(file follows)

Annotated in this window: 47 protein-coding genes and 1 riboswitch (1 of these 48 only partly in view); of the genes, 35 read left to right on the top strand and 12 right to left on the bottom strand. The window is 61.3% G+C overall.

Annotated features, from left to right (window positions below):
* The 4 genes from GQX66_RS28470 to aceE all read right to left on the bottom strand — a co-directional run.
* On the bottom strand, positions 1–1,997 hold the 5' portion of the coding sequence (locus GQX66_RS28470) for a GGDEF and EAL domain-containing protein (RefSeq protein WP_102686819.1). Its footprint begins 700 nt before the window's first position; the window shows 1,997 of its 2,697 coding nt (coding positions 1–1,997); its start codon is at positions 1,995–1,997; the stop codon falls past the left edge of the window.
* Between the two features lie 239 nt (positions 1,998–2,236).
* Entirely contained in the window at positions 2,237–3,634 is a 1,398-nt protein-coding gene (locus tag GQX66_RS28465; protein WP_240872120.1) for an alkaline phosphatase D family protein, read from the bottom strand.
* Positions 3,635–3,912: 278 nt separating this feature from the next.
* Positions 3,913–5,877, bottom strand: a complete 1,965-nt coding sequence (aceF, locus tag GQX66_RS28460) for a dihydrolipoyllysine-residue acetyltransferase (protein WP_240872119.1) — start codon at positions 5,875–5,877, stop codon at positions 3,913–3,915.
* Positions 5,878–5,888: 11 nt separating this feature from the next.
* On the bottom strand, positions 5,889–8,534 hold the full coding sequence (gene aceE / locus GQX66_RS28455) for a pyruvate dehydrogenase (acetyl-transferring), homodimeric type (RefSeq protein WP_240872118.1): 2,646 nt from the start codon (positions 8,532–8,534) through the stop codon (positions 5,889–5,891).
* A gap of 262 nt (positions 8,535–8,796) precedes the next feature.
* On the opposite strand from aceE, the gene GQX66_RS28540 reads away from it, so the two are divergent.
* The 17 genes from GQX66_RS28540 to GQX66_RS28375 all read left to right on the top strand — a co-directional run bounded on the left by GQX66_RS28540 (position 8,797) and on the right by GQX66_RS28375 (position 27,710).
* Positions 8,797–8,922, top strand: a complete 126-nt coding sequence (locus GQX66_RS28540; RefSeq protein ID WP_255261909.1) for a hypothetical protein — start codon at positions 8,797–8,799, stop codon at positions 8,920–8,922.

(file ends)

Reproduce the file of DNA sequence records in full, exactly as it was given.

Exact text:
Annotated in this window: 47 protein-coding genes and 1 riboswitch (1 of these 48 only partly in view); of the genes, 35 read left to right on the top strand and 12 right to left on the bottom strand. The window is 61.3% G+C overall.

Annotated features, from left to right (window positions below):
* The 4 genes from GQX66_RS28470 to aceE all read right to left on the bottom strand — a co-directional run.
* On the bottom strand, positions 1–1,997 hold the 5' portion of the coding sequence (locus GQX66_RS28470) for a GGDEF and EAL domain-containing protein (RefSeq protein WP_102686819.1). Its footprint begins 700 nt before the window's first position; the window shows 1,997 of its 2,697 coding nt (coding positions 1–1,997); its start codon is at positions 1,995–1,997; the stop codon falls past the left edge of the window.
* Between the two features lie 239 nt (positions 1,998–2,236).
* Entirely contained in the window at positions 2,237–3,634 is a 1,398-nt protein-coding gene (locus tag GQX66_RS28465; protein WP_240872120.1) for an alkaline phosphatase D family protein, read from the bottom strand.
* Positions 3,635–3,912: 278 nt separating this feature from the next.
* Positions 3,913–5,877, bottom strand: a complete 1,965-nt coding sequence (aceF, locus tag GQX66_RS28460) for a dihydrolipoyllysine-residue acetyltransferase (protein WP_240872119.1) — start codon at positions 5,875–5,877, stop codon at positions 3,913–3,915.
* Positions 5,878–5,888: 11 nt separating this feature from the next.
* On the bottom strand, positions 5,889–8,534 hold the full coding sequence (gene aceE / locus GQX66_RS28455) for a pyruvate dehydrogenase (acetyl-transferring), homodimeric type (RefSeq protein WP_240872118.1): 2,646 nt from the start codon (positions 8,532–8,534) through the stop codon (positions 5,889–5,891).
* A gap of 262 nt (positions 8,535–8,796) precedes the next feature.
* On the opposite strand from aceE, the gene GQX66_RS28540 reads away from it, so the two are divergent.
* The 17 genes from GQX66_RS28540 to GQX66_RS28375 all read left to right on the top strand — a co-directional run bounded on the left by GQX66_RS28540 (position 8,797) and on the right by GQX66_RS28375 (position 27,710).
* Positions 8,797–8,922, top strand: a complete 126-nt coding sequence (locus GQX66_RS28540; RefSeq protein ID WP_255261909.1) for a hypothetical protein — start codon at positions 8,797–8,799, stop codon at positions 8,920–8,922.